“Dirty Dozen” List Discredited by Peer Reviewed Research, Government Data

Peer reviewed research published in the Journal of Toxicology found that the recommendation in the “Dirty Dozen” list to substitute organic forms of produce for conventional does not result in any decrease in risk for consumers because residues on conventionally grown are so low, if present at all. 

Health and Nutrition Writers, Influencers Join AFF’s 5th Safe Fruits and Veggies Farm Tour

September 16, 2022 Alliance for Food and Farming

The Alliance for Food and Farming (AFF) hosted its fifth Safe Fruits and Veggies Farm Tour for registered dietitians, health and nutrition writers and influencers on September 12, 13 and 14 featuring crops in the San Joaquin Valley of California. Tour participants visited peach, plum, nectarine and citrus farms and grape vineyards as well as packing and cooling facilities in this agricultural-rich area of the country.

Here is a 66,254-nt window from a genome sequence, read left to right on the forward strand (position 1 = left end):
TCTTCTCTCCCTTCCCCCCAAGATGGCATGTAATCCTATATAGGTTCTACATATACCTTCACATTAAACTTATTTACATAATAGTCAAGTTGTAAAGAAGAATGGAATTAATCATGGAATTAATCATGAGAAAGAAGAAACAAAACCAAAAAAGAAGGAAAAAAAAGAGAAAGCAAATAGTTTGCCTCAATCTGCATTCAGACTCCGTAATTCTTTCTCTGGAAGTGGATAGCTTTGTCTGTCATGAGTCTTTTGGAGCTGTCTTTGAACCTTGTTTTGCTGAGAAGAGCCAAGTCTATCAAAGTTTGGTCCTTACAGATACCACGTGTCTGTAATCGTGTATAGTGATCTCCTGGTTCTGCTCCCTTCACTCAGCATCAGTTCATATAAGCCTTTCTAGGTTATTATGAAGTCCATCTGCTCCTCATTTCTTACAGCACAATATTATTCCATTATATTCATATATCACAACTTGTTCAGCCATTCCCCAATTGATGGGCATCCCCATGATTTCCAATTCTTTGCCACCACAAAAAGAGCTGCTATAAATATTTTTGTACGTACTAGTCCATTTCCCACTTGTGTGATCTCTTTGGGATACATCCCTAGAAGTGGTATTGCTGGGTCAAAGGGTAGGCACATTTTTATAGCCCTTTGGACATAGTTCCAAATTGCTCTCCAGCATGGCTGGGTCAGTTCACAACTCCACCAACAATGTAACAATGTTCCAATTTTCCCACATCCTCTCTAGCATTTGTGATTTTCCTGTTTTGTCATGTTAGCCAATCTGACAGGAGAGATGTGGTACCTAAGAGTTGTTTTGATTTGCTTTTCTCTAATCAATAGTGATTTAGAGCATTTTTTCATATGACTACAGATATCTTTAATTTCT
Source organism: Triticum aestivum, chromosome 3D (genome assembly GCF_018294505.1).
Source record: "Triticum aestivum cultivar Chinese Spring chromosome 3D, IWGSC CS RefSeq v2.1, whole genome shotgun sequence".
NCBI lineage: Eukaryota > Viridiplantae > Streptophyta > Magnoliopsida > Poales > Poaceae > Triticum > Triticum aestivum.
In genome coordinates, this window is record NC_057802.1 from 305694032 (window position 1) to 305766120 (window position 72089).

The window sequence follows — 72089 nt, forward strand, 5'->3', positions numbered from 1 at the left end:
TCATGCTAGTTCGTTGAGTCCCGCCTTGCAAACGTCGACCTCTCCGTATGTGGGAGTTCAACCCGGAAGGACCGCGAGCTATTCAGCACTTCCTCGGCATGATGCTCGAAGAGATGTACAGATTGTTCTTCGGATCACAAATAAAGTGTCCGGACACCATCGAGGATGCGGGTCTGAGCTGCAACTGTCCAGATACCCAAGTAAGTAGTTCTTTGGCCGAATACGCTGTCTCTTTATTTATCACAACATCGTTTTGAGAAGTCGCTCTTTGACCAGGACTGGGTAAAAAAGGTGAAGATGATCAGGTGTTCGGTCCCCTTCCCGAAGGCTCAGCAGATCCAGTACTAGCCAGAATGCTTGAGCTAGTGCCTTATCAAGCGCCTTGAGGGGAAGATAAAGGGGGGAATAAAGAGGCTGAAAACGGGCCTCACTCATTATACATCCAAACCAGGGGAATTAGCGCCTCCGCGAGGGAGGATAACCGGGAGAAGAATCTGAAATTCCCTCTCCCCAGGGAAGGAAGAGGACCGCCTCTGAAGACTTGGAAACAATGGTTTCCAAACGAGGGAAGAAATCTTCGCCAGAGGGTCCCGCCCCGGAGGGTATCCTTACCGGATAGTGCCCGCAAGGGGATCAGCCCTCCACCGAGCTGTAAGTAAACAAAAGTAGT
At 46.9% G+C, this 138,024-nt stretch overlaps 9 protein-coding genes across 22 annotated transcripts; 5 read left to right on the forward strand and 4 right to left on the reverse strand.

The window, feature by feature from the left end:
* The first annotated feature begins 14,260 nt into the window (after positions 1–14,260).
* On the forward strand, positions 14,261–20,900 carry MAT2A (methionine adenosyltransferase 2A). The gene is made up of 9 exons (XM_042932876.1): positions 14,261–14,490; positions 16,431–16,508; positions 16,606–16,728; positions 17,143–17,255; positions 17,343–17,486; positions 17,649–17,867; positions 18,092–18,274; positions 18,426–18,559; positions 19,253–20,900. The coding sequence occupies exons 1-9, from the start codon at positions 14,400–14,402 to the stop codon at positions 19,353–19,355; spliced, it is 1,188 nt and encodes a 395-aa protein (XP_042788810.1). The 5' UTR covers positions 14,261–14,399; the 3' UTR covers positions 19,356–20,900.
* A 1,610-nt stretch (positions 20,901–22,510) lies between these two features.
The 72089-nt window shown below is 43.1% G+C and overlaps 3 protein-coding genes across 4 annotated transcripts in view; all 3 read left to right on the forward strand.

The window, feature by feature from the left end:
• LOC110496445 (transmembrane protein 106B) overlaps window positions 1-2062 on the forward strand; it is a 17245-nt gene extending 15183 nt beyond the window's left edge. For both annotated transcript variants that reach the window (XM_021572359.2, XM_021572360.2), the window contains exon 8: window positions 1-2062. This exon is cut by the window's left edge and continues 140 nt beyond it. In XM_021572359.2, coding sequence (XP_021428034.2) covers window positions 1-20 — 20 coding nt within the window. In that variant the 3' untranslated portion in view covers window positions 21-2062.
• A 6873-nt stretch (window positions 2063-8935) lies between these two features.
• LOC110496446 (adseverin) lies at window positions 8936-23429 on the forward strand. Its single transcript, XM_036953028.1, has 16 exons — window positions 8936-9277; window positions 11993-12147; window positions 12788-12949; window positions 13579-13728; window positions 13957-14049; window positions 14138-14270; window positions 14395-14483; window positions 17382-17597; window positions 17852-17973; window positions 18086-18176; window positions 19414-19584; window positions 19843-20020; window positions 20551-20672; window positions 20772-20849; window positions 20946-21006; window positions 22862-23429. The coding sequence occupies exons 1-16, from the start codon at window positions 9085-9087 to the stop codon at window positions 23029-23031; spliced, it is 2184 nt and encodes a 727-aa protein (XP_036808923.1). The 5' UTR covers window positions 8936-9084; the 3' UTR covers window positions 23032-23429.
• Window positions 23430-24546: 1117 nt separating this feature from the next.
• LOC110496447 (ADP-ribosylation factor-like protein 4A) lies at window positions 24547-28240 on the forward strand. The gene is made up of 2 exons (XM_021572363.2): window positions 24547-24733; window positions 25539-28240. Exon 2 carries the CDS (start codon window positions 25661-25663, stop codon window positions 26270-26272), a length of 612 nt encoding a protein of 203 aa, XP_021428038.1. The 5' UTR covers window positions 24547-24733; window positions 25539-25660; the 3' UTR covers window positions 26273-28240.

Alliance for Food and Farming Research Shows Importance of Produce Washing Information

During focus groups conducted by the Alliance for Food and Farming (AFF), the importance of washing produce was a recurring theme as consumers discussed produce safety.  In fact, washing fresh produce was raised unprompted by all three focus groups and participants frequently returned to the idea of washing to alleviate safety concerns.

New Consumer Research Shows Progress in Produce Safety Outreach Efforts

A new consumer research project conducted by the Alliance for Food and Farming (AFF) shows a 20% decline in overall levels of concern about produce safety over 2016 survey levels.  Concerns specific to pesticide residues have also decreased by 10% since 2016.

Alliance for Food and Farming: Embrace Healthy Eating, Ignore the “Dirty Dozen” List

Despite significant criticism by the scientific and nutrition communities as well as continued declining interest from the media, the Environmental Working Group (EWG) persists in releasing it’s annual “dirty dozen” list. Peer reviewed research has shown that not only is this list scientifically unsupportable, but it also harms public health efforts to increase consumption of nutrient-dense fruits and vegetables.